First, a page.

By Catherine Wagley
By Catherine Wagley
By Wendy Gilmartin
By Jennifer Swann
By Claire de Dobay Rifelj
By L.A. Weekly critics
By Catherine Wagley
By Zachary Pincus-Roth
SALLY ON THE MOUNT Jeanne Darst’s solo play about a “fucking artist.” Fluxco, 2042 Bay St., L.A.; Sat., 8 p.m.; thru Feb. 25. (213) 489-9002.
SORDID LIVES Del Shores’ white-trash comedy. Zephyr Theater, 7456 Melrose Ave., W. Hlywd.; Tues. & Fri., 8 p.m.; Sat., 3 p.m.; Sun., 7 p.m.; thru April 23. (800) 595-4849.
GO SOUTHERN BAPTIST SISSIES Playwright Del Shores has a visceral hatred for the rigidity, intolerance and homophobia of the Baptist Church, but his loathing is tempered by a nostalgic love for the Texas church he grew up in, and these conflicted feelings make his play both funny and moving. He centers his tale on four gay boys whose lives are blighted by the self-hatred the church engenders. As a director, Shores is a consummate showman, assembling a well-nigh perfect cast, and punctuating the church scenes with sly verbal wit. Note: Several roles are double-cast. Far From Right Productions at the Zephyr Theater, 7456 Melrose Ave., W. Hlywd.; Tues.-Fri., 8 p.m.; Sat., 3 & 8 p.m.; Sun., 3 & 7 p.m.; thru April 2. (800) 595-4849. (NW)
SUNSET CHRONICLES: Episode Three Serial drama set on Sunset Boulevard, starring marionettes. Little Fakers at the Velaslavasay Panorama, 1122 W. 24th St., L.A.; Fri.-Sat., Feb. 10-11, 8 & 10 p.m.; Sun., Feb. 12, 2 & 4 p.m. (323) 377-6049.
GO THE TOMORROW SHOW Late-night variety show created by Craig Anton, Ron Lynch and Brendon Small. Steve Allen Theater at the Center for Inquiry West, 4773 Hollywood Blvd., Hlywd.; Sat., mid.; indef. (323) 960-7785.
TO SHAKESPEARE WITH LOVE The Bard’s ghost speaks on “life, love and the pursuit of happiness.” Note: Cast alternates. Hollywood Fight Club Theater, 6767 Sunset Blvd., No. 6, Hlywd.; Thurs.-Fri., 8:30 p.m.; Sat., 3 & 8 p.m.; Sun., 3 & 7 p.m.; thru Feb. 19. (323) 465-0800.
GO TRIPTYCH A backstage dressing-room encounter sets off Edna O’Brien’s savvy, three-pronged one-act, a lyric work that explores a woman — or women — scorned. Under Robin Gammell’s direction, this smart, polished production registered solidly on track opening night with a satisfying destination not yet in sight. Laura Fine’s set and Jeffrey A. Burke’s lighting create an elegant, uncluttered ambiance that contrasts with the ladies’ tortuous passions, while Gelareh Khalioun’s varying costumes artfully complement each character. Some roles are double-cast. Nomad Theater Company at the Matrix Theater, 7657 Melrose Ave., W. Hlywd.; Fri.-Sat., 8 p.m.; Sun., 3 p.m.; thru March 12. (866) 966-6623. (DK)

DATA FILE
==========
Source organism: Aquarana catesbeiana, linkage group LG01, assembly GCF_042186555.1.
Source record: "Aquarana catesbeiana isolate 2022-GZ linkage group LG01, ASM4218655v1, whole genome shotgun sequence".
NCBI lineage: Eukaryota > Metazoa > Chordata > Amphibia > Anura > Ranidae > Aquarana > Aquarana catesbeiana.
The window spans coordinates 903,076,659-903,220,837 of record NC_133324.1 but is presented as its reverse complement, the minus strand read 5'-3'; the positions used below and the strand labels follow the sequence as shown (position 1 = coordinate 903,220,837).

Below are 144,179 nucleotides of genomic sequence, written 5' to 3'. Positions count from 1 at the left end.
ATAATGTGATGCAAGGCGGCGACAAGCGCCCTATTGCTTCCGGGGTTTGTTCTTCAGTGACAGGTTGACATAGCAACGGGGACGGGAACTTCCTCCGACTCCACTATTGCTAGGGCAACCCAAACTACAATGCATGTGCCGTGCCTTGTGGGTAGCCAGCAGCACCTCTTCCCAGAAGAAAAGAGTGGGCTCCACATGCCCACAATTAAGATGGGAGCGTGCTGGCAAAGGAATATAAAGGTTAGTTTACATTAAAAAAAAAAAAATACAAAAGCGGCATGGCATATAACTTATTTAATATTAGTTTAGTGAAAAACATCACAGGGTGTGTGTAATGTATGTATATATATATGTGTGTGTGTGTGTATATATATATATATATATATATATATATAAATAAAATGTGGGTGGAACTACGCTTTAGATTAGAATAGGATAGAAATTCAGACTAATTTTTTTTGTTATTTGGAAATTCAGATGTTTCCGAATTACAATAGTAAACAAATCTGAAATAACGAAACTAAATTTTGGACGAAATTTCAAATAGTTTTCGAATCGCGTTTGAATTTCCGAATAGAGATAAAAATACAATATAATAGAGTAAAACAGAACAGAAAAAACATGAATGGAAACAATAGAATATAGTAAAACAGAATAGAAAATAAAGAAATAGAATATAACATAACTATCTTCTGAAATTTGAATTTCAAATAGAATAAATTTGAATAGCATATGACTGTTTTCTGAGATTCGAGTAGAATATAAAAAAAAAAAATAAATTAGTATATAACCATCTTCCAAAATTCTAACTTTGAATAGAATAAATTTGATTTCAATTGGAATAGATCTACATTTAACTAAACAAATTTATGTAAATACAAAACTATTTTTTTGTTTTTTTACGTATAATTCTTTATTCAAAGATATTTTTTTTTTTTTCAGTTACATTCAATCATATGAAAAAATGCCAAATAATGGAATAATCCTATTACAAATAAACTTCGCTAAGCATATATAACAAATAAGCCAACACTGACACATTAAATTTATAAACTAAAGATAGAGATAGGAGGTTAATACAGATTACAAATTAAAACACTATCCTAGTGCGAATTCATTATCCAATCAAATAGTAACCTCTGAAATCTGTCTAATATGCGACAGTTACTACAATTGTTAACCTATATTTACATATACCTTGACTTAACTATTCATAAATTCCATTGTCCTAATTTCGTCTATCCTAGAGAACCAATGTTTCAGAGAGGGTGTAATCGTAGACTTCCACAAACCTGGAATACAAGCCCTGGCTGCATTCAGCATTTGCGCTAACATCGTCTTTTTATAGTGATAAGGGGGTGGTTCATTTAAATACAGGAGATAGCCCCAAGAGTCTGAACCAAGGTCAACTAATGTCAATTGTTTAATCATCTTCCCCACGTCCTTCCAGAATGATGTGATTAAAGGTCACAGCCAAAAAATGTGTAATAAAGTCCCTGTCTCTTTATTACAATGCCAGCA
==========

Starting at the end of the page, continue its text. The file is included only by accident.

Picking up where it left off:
VON LUTZ Dennis Miles’ new play is a rich stew — equal parts Jean Cocteau’s Enfants Terribles and Greek tragedy, with a dash of Stephen Sondheim’s Sweeney Todd. Yet the work is not derivative, as its most prominent feature is Miles’ own brand of dysfunctional family values. Miles is an accomplished writer, with a gift for florid arias, but his plotting here is rudimentary and is not much helped by Jon Lawrence Rivera’s workmanlike direction. Lillian Theater, 1076 N. Lillian Way, Hlywd.; Fri.-Sat., 8 p.m.; Sun., 7 p.m.; thru Feb. 12. (866) 811-4111. (David Mermelstein)
GO WHAT’S MY LINE? is an homage to the CBS game show in which a team of celebrity panelists attempted to guess the occupation of the contestant. In this stage version, director Jim Newman brings back the gentility of yore, with host J. Keith van Straaten stepping into the spit-and-polished shoes of predecessors Wally Bruner and Larry Blyden. Amazingly, this doesn’t parody the original show but offers a replica sample of a vintage pop culture. Acme Comedy Theater, 135 N. La Brea Ave., Hlywd.; Wed., 8 p.m.; indef. (323) 525-0202. (SLM)
ASIAN BIRD FLU OVER THE CUCKOO’S NEST Asian-American sketch-comedy chaos, courtesy the 18 Mighty Mountain Warriors. GTC-Burbank, 1111-B W. Olive Ave., Burbank; Wed.-Sat., 8 p.m.; Sun., 2 p.m.; thru Feb. 12. (818) 754-4500.
THE CHILDREN’S HOUR Girl-school gossip snowballs into scandal, in Lillian Hellman’s play. Whitmore-Lindley Theater, 11006 Magnolia Blvd., N. Hlywd.; Sat., 8 p.m.; Sun., 6:30 p.m.; thru Feb. 26. (310) 210-0910.
CONFESSIONS OF A NICE JEWISH GIRL Lizzie Maxwell’s meditation on acting, addiction and survival. Avery Shreiber Theater, 11050 Magnolia Blvd., N. Hlywd.; Fri.-Sat., 8 p.m.; Sun., 3 p.m.; thru March 5. (866) 811-4111.
DECEIT Since Bruce Kimmel’s melodrama hinges entirely on misinformation and gimmicks, it’s impossible to describe his murder mystery without giving the game away. Who is killed and why is a vexing question. In Act 1, we see a grisly murder (committed, oddly enough, with a lady’s safety razor). It soon appears that two out of the three characters are dead, though there’s still an act to go. The actors strive in vain to flesh out sketchy characters, but set designer Matt Scarpino provides a handsome and clever interior, with a scrim wall that allows us to see the offstage skullduggery. Kritzerland Theater Company at El Portal Forum Theater, 5269 Lankershim Ave., N. Hlywd.; Thurs.-Sat., 8 p.m.; Sun., 2 p.m.; thru Feb. 19. (800) 595-4849. (NW)
THE ELEPHANT MAN For all the many accolades it won when it first premiered in 1979, Bernard Pomerance’s drama, a mix of ponderous dialogue and limp sentimentality, has not aged well — and director June Chandler’s stiff production compounds the piece’s innate fustiness. Some of the production’s clunkiness can be blamed on designer Randy Kone’s actor-unfriendly set, which is masked by a murky brown scrim that succeeds only in blocking sightlines. Meanwhile, Chandler’s staging floats across the surface of the text. Victory Theater Center, 3326 W. Victory Blvd., Burbank; Fri.-Sat., 8 p.m.; Sun., 2 p.m.; thru Feb. 26. (818) 841-5421. (Paul Birchall)
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